Robert Reich: GM Is Betraying the American Worker. And Trump Is Hanging Them Out to Dry | Opinion

As the General Motors strike enters its second week, nearly 50,000 workers continue to demand what they see as their fair share of its profits and an end to layoffs. What's happened to GM's workers is a microcosm of what's happened to the American worker.

In 2009, when GM was on the brink of collapse, the United Automobile Workers labor union agreed to let the company hire people at about half the prevailing hourly wage and with skimpier retirement benefits, bring on temp workers at even lower rates and outsource more jobs abroad. American taxpayers also forked over more than $10 billion to save the company.

When GM went public again in 2010, it boasted to Wall Street that 43 percent of its cars were made outside the United States in places where labor cost less than $15 an hour, while in America it could now pay "lower-tiered" wages and benefits for new employees.

The corporation came roaring back. Over the past three years, it's made $35 billion in North America.

But its workers are still getting measly pay packages, and GM is still outsourcing like mad.

Last year, it assigned its new Chevrolet Blazer, a sport utility vehicle that had been made in the United States, to a Mexican plant, while announcing it would lay off 18,000 American workers.

Earlier this year, it shut its giant plant in Lordstown, Ohio, which President Donald Trump had vowed to save. "Don't move. Don't sell your house," he said in 2017 at a rally about 15 miles away in Youngstown.

GM is still getting corporate welfare—since Trump took office, some $600 million in federal contracts and $700 million in tax breaks (including the president's giant corporate tax cut).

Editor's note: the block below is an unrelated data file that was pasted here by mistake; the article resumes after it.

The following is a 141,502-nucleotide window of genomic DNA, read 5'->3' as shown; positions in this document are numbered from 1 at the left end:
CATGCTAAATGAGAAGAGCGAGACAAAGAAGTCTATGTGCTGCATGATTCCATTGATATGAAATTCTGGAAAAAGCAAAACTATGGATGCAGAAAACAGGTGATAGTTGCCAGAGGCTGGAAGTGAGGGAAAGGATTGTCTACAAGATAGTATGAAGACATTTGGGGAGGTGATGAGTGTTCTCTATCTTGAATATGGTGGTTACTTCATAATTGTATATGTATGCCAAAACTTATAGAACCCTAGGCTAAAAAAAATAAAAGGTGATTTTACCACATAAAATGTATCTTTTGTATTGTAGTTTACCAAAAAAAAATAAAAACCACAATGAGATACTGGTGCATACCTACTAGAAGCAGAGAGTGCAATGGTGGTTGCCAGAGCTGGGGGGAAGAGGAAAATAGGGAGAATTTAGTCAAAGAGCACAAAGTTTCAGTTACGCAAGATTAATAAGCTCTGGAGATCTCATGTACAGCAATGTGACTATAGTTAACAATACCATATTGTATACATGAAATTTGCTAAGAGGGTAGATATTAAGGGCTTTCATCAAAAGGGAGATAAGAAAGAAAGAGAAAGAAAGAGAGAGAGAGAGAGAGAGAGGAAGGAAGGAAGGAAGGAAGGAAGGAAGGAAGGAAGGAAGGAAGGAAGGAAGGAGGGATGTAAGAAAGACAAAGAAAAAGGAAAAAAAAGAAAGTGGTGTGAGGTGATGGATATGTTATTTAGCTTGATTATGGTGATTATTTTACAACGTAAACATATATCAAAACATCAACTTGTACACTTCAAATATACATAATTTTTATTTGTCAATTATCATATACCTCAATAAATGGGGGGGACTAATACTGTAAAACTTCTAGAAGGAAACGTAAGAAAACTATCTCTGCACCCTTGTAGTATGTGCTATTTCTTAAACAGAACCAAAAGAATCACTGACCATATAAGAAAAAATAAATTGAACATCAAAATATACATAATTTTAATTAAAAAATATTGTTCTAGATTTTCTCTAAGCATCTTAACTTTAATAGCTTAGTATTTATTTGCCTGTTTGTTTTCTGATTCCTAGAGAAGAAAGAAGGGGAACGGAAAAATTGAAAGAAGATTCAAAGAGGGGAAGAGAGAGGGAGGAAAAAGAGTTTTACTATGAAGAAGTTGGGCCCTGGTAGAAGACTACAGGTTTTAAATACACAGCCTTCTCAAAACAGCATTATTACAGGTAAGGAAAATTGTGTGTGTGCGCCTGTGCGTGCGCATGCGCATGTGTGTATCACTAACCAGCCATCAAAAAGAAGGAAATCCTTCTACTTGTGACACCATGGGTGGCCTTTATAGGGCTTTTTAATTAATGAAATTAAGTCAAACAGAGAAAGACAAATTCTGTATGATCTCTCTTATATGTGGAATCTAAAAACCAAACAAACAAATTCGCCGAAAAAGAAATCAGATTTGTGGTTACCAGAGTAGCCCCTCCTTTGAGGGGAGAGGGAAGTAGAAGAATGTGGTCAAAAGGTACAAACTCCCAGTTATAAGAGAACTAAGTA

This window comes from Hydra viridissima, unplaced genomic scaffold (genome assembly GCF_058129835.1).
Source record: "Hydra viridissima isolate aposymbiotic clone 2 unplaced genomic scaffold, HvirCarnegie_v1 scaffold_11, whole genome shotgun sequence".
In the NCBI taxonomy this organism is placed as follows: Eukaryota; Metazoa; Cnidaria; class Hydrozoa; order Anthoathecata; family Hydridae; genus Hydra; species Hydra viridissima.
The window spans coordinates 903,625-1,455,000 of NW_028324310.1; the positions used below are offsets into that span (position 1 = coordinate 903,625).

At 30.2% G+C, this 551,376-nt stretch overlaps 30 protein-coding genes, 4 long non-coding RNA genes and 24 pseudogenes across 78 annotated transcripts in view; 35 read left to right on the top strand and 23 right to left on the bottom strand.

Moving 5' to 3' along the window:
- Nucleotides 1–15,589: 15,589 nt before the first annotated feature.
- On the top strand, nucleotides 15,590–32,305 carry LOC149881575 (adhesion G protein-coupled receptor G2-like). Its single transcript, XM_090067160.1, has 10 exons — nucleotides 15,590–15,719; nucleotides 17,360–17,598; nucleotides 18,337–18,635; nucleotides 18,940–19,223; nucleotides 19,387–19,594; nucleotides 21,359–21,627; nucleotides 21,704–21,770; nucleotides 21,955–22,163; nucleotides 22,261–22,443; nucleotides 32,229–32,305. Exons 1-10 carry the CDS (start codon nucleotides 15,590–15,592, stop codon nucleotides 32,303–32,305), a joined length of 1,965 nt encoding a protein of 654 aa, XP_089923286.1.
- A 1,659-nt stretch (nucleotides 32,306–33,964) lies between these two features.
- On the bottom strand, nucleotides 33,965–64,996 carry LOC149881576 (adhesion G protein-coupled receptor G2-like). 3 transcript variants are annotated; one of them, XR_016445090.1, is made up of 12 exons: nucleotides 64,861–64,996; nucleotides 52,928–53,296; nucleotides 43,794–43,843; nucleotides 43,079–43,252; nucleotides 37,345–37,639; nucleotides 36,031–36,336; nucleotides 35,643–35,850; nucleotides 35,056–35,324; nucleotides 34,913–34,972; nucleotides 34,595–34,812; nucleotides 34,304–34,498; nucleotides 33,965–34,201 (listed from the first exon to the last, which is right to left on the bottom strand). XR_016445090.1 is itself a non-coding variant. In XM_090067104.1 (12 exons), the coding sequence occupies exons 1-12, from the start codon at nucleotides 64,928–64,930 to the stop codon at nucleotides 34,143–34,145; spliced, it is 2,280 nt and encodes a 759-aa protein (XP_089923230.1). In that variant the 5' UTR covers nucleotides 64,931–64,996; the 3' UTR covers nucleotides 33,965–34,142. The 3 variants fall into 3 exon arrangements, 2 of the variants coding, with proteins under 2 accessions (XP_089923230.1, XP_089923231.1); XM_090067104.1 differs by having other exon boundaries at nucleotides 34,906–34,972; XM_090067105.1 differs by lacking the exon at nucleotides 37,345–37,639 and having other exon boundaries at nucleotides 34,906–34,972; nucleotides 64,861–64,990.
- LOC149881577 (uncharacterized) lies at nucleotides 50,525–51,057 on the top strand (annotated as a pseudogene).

Some of this largesse has gone into the pockets of GM executives. Chairman and CEO Mary Barra raked in a compensation package worth almost $22 million last year.

Last month, the Business Roundtable—a confab of American CEOs on whose executive committee Barra sits—pledged to compensate all employees "fairly" and provide them "important benefits."

Why should anyone believe them? For 40 years, these CEOs have fought unions, outsourced jobs abroad, loaded up on labor-replacing technologies without retraining their workers and abandoned their communities when they could do things more cheaply elsewhere.

Amazon CEO Jeff Bezos signed the same statement. Last week, Amazon-owned Whole Foods announced it would be cutting medical benefits for its entire part-time workforce—at a total savings of about what Bezos probably makes in two hours.

Corporate profits have reached record levels, but nothing has trickled down to most workers.

Profits now constitute a larger portion of national income, and wages a lower portion, than at any time since World War II. These profits are generating higher share prices (fueled by share buybacks) and higher executive pay, resulting in wider inequality. The richest 1 percent of Americans own about 40 percent of all stock value; the richest 10 percent, around 80 percent.

The demise of unions explains much of this. In the mid-1950s, over a third of all workers in the private sector were unionized. This gave them substantial bargaining power to get higher wages and benefits.

UAW workers GM strike
Members of the United Automobile Workers union and supporters picket outside General Motors Detroit-Hamtramck Assembly in Detroit, as they strike on September 22. Jeff Kowalsky/AFP/Getty

Today, just 6.4 percent of private-sector workers are unionized, eliminating most of that bargaining power. Researchers have found that between 1952 and 1988, almost all of the rise in share values came as a result of economic growth, but from 1989 to 2017, economic growth accounted for just 24 percent of the rise. Most of the increase has come from money that otherwise would have gone to workers.

America's shift from farm to factory was accompanied by decades of bloody labor conflict. The subsequent shift from factory to office and other service jobs created further social upheaval.

The more recent power shift from workers to shareholders—and consequentially, the dramatic widening of inequality—has happened far more quietly, but it has had a more unfortunate and lasting consequence for the system: stagnant wages, abandoned communities and an angry working class vulnerable to demagogues peddling authoritarianism, racism and xenophobia.

Donald Trump didn't come from nowhere, but he's a fake champion of the working class. If he were the real thing, he'd be walking the picket line with GM workers.

Robert B. Reich is an American political commentator, professor, and author. He served in the administrations of Presidents Gerald Ford, Jimmy Carter and Bill Clinton.

The views expressed in this article are the author's own.​​​​​​​

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